With Data Science being a very popular field that people want to get into, it’s no surprise that the amount of contributions to Kaggle dramatically increased. I recently stumbled across a dataset that gathered the most popular kernels and decided to do some exploratory data analysis on the dataset.
One of the hottest tech disciplines in 2017 in the tech industry was Deep Learning. Due to Deep Learning, many startups placed AI emphasis and many frameworks have been developed to make implementing these algorithms easier. Google’s DeepMind was even able to create AlphaGo Zero that didn’t rely on data to master the game of Go. However, the analysis is much more basic than anything that was recently developed. In fact, the dataset is the popular MNIST database dataset. In other words, the dataset consists of hand written digits to test out computer vision.
It’s been a while since I last did an analysis on a dataset. Today’s dataset will focus on a corpus that deals with children learning English as a second language. The study was done by Johanne Paradis from the University of Alberta.
In this week’s dataset, I worked with the Belgium retail market dataset. In my previous post, I talked about how Apriori can be used to generate association rules. So, I search for a good dataset that I can use to apply the Apriori algorithm. The dataset consists of over 88,000 transactions with over 16,000 different items. While the dataset only contains numbers, we can still apply the algorithm. This analysis demonstrates how support and confidence influences the amount of rules generated.
This week’s dataset is to determine the most recommended anime from a list of anime shows and user ratings. To determine a list of recommended shows, I built a very primitive recommendation system based on two criteria:
This week’s dataset is classifying the edibility of mushrooms given several attributes. I was originally going to do a comparison between Naive Bayes and decision trees on the dataset, but scikit-learn doesn’t allow for string arguments when training models. Additionally, I’m not yet equipped with writing up a decision tree algorithm from scratch. Despite these setbacks, running Naive Bayes against this dataset yields very good results with 99% accuracy.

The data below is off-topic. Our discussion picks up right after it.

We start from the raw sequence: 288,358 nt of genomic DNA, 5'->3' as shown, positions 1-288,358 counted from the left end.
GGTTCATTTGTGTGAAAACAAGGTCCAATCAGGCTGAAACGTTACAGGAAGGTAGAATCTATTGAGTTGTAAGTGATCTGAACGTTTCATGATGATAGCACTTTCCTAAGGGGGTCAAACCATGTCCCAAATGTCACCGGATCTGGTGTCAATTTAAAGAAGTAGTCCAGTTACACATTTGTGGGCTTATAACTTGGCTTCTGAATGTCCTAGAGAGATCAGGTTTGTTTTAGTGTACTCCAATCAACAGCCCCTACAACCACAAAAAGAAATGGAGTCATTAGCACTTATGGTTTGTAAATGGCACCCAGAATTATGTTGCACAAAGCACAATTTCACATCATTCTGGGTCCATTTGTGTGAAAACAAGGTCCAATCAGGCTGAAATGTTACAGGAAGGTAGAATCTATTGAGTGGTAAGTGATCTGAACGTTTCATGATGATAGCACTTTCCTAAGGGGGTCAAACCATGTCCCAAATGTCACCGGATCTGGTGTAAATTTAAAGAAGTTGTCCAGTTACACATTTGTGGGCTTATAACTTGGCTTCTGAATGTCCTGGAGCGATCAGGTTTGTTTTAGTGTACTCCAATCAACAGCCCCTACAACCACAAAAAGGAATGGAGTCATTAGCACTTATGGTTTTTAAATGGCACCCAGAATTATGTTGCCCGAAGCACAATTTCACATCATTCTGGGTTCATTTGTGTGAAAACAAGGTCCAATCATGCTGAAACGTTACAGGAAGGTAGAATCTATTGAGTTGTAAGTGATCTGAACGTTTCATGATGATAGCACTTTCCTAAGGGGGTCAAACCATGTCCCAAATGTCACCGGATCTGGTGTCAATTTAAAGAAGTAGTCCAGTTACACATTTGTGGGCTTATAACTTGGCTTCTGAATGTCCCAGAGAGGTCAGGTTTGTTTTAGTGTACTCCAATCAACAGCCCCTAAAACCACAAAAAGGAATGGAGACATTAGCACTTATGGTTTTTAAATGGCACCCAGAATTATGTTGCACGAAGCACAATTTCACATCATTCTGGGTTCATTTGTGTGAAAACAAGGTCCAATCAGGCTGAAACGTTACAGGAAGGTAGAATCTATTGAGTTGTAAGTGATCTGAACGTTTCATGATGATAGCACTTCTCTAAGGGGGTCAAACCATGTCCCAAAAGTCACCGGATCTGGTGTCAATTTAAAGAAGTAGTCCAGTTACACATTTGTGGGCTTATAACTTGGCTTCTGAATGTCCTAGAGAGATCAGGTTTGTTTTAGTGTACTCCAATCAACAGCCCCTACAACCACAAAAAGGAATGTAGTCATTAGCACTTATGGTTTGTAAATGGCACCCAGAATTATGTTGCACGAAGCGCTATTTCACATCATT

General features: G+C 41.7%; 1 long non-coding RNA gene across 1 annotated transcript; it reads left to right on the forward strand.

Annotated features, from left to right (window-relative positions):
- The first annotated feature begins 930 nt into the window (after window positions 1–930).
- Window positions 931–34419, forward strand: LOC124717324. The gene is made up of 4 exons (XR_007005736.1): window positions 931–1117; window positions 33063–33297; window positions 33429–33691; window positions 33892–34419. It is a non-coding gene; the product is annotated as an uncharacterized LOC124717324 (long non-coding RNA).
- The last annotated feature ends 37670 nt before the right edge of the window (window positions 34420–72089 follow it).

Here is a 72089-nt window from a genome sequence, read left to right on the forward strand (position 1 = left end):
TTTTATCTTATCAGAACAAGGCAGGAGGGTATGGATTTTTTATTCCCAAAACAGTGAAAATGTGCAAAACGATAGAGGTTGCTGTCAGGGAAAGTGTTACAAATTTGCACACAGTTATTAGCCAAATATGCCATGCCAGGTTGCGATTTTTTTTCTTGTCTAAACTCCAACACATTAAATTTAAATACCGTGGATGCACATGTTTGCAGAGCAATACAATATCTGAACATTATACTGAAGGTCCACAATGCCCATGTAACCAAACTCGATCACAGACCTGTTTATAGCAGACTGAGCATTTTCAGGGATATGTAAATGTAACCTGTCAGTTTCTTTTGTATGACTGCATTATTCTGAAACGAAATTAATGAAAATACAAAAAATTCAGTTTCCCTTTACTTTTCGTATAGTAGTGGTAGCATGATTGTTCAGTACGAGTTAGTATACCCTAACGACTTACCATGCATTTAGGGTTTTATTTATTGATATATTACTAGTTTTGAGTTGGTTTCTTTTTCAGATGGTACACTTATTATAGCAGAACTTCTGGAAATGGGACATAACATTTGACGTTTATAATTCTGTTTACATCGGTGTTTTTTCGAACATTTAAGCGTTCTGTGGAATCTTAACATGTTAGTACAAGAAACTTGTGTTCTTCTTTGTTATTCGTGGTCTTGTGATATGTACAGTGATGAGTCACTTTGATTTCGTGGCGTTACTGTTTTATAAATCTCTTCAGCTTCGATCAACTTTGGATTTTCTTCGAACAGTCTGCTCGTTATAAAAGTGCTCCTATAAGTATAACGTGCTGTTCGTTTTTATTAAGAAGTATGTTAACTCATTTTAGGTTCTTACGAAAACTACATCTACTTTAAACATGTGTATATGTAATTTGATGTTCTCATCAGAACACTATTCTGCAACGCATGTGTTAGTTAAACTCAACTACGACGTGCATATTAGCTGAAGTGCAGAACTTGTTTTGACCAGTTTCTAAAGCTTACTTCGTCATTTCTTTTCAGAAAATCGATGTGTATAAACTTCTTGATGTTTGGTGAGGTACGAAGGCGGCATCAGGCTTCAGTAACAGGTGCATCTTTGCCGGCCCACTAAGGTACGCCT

I just want to inform you guys that since it’s my birthday, I would like to take a quick rest from analyzing a dataset. However, I will prepare another one for you guys next week.
If you guys have any questions for me, feel free to leave a comment down below or contact me.
This week’s dataset will be on one of the most well known datasets used in machine learning. Introduced in 1936 by Ronald Fisher, the iris dataset is used to test out the accuracy of machine learning algorithms. Continue Reading
I just want to let you guys know that, with the exception of my first dataset post, all past and future dataset analyses will be uploaded onto github. I decided to do this in case people wanted to expand upon what I did. For those who do, please credit me in the report.
As usual, I’ll still be blogging about the datasets that I analyze and the lessons that I learned. The github repository can be found here.
This week’s dataset is on Kaggle’s Human Resources Analysis. The question that the dataset asks is:
Why are our best and most experienced employees leaving prematurely?
I then asked the following question:
How well can we predict whether an employee is going to leave?
It’s definitely possible to answer the second one with great accuracy. I used a decision tree due to the features forming a non-linear relationship. I have a picture of the tree, but it’s way too big to upload onto this post. Continue Reading